Posted by Kalyani M. on Oct 2, 2013
Several institutions of higher learning have been experiencing security breaches lately. Every other day, it seems, there is some news about information being accessed illegally from the servers of well-known universities and colleges. Last week Virginia Tech announced that one of their servers in the Human Resource department was illegally accessed. The server contained private and sensitive information of about 145,000 job applicants. And the sad part is that the leak could have been easily prevented. As per the university’s Associate Vice President for University Relations, Lawrence Hincker, the server was placed in service without proper cyber-protection protocols. This security loophole allowed the hacker to get into the system. A minor oversight allowed somebody to access such confidential information of so many people.
This data breach exposed personal information like name, address, employment history, education history and prior convictions of job applicants from 2003 to present. So anyone who has applied for a job using the online system at Virginia tech within this time frame had some data exposed. Although some of the key personal data like SSN and date of birth were not affected in this process, the hacker did have access to the driver’s license of thousands of job applicants. The university’s breach statement states, “the online application does ask applicants to “indicate your professional licenses, certificates, or other authorizations to practice a trade or profession”. In response to that question, 16,642 of the 144,963 job applicants had provided their drivers license number.
Let’s focus on what led to such an attack. The minor issue that left the server vulnerable for hours was a weak password setting. The Administrator account password was not strong enough, and did not follow VT’s password strength rules. Therefore, it was easy for the hackers to guess and crack the password. The University came to know about the data leak hours later when it was alerted that its computers were making password probes on another person or company. In response to the attack, the security team at VT immediately disconnected the system from the network and constantly monitored the network using cybersecurity monitors to trace the path of attack. After a thorough analysis and monitoring it was concluded that the attacks came from a server in Italy and accessed personally identifying information of thousands of job applicants. The University has taken significant action in this regard by providing identity insurance and access to a credit monitoring service for a year to individuals whose driver license numbers were accessible during the breach.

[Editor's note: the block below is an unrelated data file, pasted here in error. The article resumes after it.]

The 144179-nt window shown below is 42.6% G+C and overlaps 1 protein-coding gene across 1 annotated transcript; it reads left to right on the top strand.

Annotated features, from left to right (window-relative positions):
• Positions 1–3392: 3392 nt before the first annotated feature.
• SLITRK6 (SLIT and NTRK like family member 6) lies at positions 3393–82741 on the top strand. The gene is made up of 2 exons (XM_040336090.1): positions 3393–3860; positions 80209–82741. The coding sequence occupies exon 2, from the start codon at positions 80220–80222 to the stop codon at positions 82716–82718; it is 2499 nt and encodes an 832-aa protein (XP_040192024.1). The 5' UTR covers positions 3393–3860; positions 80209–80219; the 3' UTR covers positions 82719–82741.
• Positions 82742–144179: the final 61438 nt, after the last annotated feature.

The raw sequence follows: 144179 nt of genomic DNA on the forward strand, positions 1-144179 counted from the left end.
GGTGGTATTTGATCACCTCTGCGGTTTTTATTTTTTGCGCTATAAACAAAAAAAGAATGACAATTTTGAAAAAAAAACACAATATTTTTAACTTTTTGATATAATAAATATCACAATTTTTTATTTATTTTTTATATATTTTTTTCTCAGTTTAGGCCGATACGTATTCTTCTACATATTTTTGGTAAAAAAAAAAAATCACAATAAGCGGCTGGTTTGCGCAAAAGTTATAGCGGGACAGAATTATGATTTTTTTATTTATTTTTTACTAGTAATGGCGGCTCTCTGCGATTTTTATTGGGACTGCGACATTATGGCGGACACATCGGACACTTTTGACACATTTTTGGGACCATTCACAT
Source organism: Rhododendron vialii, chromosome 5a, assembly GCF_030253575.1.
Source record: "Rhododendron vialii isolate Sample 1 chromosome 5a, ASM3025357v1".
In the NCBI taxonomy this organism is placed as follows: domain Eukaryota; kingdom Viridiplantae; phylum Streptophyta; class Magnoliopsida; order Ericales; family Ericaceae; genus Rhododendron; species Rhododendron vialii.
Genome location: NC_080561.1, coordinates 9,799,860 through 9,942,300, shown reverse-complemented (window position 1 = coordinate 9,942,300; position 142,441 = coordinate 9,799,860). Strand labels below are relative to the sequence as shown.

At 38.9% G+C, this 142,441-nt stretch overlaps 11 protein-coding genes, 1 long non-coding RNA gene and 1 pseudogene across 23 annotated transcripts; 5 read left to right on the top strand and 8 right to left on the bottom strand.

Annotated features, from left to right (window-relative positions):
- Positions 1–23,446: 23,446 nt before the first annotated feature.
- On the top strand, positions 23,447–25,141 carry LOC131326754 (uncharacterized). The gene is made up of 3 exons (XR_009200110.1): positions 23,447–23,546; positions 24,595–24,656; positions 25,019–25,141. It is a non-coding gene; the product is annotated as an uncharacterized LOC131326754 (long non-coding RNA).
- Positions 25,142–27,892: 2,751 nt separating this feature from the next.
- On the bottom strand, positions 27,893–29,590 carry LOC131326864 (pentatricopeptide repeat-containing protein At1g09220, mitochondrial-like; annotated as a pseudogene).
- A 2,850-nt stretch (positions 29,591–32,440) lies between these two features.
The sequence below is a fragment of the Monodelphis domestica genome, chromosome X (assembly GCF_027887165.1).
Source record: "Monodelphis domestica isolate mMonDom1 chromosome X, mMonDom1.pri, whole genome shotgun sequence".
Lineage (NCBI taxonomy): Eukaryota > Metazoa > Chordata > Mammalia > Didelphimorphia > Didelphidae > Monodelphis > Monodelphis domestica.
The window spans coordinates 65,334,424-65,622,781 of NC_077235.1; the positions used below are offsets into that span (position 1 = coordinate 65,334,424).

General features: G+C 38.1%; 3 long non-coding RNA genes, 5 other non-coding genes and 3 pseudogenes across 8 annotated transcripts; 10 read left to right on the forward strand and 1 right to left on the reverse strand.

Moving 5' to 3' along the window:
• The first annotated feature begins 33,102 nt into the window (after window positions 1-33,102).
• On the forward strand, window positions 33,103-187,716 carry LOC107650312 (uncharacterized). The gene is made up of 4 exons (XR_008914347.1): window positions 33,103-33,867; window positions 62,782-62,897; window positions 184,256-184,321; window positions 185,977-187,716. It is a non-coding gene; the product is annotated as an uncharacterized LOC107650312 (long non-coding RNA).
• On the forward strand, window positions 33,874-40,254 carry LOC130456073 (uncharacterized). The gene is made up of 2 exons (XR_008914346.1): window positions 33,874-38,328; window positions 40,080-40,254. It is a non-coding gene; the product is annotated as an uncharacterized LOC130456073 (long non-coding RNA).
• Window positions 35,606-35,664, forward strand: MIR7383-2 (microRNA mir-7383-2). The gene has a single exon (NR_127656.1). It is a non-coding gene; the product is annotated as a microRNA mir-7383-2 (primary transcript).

Computerworld states that “Statistics maintained by Privacy Rights Clearinghouse shows that through Sept. 24, there have been 29 breaches involving about 371,137 records at educational institutions around the country. In contrast, universities reported a total of 85 breaches involving over 1.7 million data records in 2012”. Here are some of the lessons learnt from these security breaches:
SpiderOak Blue for Enterprises:
Finding a truly secure third party cloud service can be a challenge as many services on the market have security gaps that leave private data vulnerable to third party attacks. One cloud storage and sync service that sets itself apart is SpiderOak Blue. This service provides enterprises with a fully private cloud service featuring all of the benefits of cloud storage along with 100% data privacy. And for the average web user, SpiderOak offers the same protections with lower costs and smaller storage space.
SpiderOak Blue protects sensitive enterprise data through two-factor password authentication and 256-bit AES encryption so that files and passwords stay private as unreadable blocks of data. Two-factor authentication is just like the process used by some financial services that require a PIN as an extra precaution along with a password in order to log in. With SpiderOak, enterprises that choose to use two-factor authentication must submit a private code through text along with their unique encrypted password. Authorized accounts can store and sync sensitive data with complete privacy, because this cloud service has absolutely “zero-knowledge” of user passwords or data. And all plaintext encryption keys are exclusively stored on approved devices (SpiderOak never hosts any plaintext data). SpiderOak Blue’s cross-platform private cloud services are available for enterprises on Windows, Mac, and Linux platforms, along with Android and iOS mobile devices.